Harry Waterson submitted this piece on a medal whose proper orientation can be difficult to determine.
Every Which Way But Up.
Prompted by the recent exchange in The E-Sylum on medallic orientation I took a very suspect medal into the monthly luncheon of the Golden Eagles of the Ozarks' Coin Club on Friday March 9th. Here is a report that will be published in The Flying Eagle, the monthly newsletter of the club later this month.
The 1948 New York International Airport Dedication Medal was shown to the members and passed around the room with the question: Is the reverse oriented properly or not? One member, Don Eggerman figured it out. This is the medal; 3-inch version.
There is a small version of this medal and it is HK-499. The 1st edition (1963) of the So-Called Dollar catalog by Hibler & Kappan described the reverse as "Clouds at top above large radar-like installation." The 2nd edition (2008) got it right; "Clouds at top above layout of roads and runways at airport."
But is the 'top' the top? There are clues it might not be. Should not the bottom legend split the bottom of the medal? Not off-center into the lower right quadrant. But the biggest clue of all is the arrow pointing North in the far right field. If the medal is realigned so the arrow actually points North, that automatically brings the legend to the bottom of the medal splitting left and right.
See the result to the right. Once this is done the Jamaica Bay coastline becomes geographically correct and not a horizon line. The sculptor could have helped the orientation by making his water lines run West-East rather than Northwest-Southeast. Although from an aerial POV water would usually just look flat.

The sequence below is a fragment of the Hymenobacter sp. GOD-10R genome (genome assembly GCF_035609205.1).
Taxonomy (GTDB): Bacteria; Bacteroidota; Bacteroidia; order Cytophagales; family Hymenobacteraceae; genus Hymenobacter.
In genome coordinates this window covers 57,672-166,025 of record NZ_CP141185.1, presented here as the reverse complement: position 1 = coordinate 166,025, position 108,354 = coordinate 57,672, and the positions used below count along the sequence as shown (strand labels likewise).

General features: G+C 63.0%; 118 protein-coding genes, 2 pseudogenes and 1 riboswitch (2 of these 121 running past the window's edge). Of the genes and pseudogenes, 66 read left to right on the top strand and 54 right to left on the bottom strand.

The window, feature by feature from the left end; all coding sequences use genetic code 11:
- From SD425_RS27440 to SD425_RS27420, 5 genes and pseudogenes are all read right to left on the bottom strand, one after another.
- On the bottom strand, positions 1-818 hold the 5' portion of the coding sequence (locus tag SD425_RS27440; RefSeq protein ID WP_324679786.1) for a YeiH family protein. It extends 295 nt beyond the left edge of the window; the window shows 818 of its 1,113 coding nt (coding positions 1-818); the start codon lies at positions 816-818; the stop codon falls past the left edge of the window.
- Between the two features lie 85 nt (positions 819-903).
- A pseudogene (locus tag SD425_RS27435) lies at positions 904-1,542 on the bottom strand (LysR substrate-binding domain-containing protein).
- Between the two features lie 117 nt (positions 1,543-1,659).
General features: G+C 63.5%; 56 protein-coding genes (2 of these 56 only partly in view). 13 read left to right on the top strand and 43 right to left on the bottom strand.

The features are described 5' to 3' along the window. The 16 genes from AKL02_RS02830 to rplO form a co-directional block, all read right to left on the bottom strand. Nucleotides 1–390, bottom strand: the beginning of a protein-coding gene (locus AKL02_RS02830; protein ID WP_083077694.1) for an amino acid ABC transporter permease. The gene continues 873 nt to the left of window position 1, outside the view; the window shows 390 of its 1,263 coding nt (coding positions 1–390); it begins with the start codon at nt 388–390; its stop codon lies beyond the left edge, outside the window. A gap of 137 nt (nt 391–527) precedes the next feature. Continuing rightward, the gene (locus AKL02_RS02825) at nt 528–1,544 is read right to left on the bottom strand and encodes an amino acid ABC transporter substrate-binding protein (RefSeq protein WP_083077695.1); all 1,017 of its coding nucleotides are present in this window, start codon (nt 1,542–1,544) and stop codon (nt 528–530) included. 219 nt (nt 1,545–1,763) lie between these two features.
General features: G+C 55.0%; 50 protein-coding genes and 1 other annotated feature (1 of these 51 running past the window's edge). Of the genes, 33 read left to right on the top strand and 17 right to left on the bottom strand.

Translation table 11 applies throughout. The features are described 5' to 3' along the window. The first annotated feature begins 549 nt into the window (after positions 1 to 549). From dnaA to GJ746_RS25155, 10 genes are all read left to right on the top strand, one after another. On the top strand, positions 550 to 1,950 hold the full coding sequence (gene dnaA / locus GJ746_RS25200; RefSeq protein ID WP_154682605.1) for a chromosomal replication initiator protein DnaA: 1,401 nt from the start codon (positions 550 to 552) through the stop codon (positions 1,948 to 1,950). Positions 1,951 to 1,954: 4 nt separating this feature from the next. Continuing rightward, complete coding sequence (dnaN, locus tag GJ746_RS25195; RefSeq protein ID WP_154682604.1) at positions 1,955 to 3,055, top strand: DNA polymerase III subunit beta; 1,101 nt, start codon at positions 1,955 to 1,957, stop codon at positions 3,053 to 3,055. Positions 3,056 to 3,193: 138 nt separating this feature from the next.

Of course, to add to the confusion the arrow on the medal points to True North while the airport is laid out to magnetic north. The angle of declination at JFK is 12.99°W. I’m sure the sculptor did not have a clue about that issue. So when the little arrow is pointing straight up i.e. True North, the layout of the airport is off 13 degrees clockwise. Another 'which way.' (I think I have my airport geometry right.) For those with local knowledge, the road coming out of the cloudbank is the Van Wyck Expressway.
This medal has confounded many people over the years including the team that struck it at The Robbins Co. There they organized the obverse to match the coastline of Jamaica Bay on the reverse as if it were an horizon line. And thus creating the 'large radar-like installation.' The two horizontal runways that almost match Jamaica Bay's coastline helped add to the illusion. They struck thousands with this orientation.
On December 24, 1963 the airport was renamed John F. Kennedy International just one month after Kennedy's assassination and from then on would be known simply as JFK. Two years later I worked as a ticket agent at TWA in their wonderful JFK Terminal Building designed by Aero Saarinen. He designed the Gateway Arch in St. Louis.
The building was recently purchased by a hotel chain and they are remaking it into the TWA Hotel opening in 2019. 505 rooms. It is on my bucket list to spend a night there in luxury and to remember the miserable nights I spent there curled up in a steel chair in the agents' locker room waiting for late plane arrivals.
To read the complete article, see:
TIPS ON COIN DESIGN ORIENTATION
Wayne Homren, Editor
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